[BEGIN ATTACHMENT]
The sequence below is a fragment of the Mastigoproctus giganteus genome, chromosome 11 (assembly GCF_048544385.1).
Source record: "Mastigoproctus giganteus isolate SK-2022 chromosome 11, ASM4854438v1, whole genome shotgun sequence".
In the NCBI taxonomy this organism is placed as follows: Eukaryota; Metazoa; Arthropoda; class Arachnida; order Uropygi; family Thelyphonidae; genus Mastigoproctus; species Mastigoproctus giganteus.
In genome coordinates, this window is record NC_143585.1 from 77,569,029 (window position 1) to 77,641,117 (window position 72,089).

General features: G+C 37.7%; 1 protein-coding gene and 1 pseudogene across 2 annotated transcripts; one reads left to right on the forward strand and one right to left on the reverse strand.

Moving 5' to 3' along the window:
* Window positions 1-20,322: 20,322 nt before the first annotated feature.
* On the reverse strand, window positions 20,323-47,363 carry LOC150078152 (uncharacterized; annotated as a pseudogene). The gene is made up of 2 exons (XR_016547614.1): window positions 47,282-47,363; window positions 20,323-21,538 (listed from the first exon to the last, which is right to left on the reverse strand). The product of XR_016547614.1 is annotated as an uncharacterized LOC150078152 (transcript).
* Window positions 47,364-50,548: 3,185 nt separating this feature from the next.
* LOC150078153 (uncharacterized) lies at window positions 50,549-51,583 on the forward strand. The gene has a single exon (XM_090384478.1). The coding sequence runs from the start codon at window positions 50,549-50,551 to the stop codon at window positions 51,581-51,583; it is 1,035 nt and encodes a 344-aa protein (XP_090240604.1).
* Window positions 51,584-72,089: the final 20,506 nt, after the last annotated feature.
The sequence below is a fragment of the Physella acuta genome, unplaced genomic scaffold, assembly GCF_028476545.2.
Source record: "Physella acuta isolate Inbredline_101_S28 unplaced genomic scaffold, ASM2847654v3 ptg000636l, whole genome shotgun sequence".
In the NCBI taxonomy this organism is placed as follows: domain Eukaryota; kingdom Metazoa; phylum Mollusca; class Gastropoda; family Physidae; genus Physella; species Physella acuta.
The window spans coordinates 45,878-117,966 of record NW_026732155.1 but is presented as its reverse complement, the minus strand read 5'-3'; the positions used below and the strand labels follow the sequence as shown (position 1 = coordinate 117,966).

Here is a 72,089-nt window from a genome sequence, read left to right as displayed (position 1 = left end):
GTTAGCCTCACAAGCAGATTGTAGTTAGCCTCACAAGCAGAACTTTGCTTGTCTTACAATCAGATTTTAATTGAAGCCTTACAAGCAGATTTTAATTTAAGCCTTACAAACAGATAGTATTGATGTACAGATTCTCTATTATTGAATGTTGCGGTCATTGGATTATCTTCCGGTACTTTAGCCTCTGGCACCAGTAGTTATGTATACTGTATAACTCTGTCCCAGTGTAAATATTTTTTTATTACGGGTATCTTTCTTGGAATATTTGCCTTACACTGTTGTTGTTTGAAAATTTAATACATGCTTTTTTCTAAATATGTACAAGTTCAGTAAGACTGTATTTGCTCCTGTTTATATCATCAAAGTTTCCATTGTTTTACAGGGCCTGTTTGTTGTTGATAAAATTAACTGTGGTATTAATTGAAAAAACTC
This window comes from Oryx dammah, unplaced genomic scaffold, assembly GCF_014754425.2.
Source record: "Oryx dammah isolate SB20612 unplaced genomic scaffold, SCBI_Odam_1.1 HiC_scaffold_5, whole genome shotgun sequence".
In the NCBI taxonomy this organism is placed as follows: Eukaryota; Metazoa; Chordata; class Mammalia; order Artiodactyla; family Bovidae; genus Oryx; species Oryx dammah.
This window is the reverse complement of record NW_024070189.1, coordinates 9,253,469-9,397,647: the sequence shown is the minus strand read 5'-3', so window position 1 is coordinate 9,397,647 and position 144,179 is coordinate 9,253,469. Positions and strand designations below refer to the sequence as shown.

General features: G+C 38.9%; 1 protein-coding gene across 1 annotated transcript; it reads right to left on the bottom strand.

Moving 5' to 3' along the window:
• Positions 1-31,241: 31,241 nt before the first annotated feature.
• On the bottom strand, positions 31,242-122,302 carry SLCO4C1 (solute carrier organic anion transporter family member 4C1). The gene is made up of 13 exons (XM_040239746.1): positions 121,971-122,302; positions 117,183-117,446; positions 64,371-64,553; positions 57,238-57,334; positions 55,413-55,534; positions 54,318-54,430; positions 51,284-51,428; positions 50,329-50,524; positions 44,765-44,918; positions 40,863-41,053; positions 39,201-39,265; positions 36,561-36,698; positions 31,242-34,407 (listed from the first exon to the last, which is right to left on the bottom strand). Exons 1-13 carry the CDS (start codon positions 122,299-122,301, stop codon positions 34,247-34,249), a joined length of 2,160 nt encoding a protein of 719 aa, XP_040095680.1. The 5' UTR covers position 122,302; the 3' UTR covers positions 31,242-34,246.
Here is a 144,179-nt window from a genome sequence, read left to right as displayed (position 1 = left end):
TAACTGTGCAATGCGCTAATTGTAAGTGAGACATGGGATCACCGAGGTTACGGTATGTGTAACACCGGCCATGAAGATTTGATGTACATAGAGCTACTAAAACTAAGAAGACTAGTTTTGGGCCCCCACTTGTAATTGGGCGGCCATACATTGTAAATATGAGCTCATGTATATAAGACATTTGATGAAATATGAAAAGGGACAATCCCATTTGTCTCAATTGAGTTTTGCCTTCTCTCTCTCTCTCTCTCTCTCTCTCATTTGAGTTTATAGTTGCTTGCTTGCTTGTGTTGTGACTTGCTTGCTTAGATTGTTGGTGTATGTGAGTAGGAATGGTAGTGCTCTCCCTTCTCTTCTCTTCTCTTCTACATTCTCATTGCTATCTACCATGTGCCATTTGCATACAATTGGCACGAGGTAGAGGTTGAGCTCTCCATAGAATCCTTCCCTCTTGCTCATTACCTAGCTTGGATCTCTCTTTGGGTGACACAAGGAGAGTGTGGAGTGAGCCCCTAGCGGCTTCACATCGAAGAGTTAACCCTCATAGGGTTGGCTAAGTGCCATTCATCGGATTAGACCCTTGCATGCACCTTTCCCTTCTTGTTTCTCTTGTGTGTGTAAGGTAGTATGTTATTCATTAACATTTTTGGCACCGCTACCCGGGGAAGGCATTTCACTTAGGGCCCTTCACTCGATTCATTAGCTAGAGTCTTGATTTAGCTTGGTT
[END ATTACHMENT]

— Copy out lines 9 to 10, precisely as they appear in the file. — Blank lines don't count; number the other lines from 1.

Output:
* Window positions 47,364-50,548: 3,185 nt separating this feature from the next.
* LOC150078153 (uncharacterized) lies at window positions 50,549-51,583 on the forward strand. The gene has a single exon (XM_090384478.1). The coding sequence runs from the start codon at window positions 50,549-50,551 to the stop codon at window positions 51,581-51,583; it is 1,035 nt and encodes a 344-aa protein (XP_090240604.1).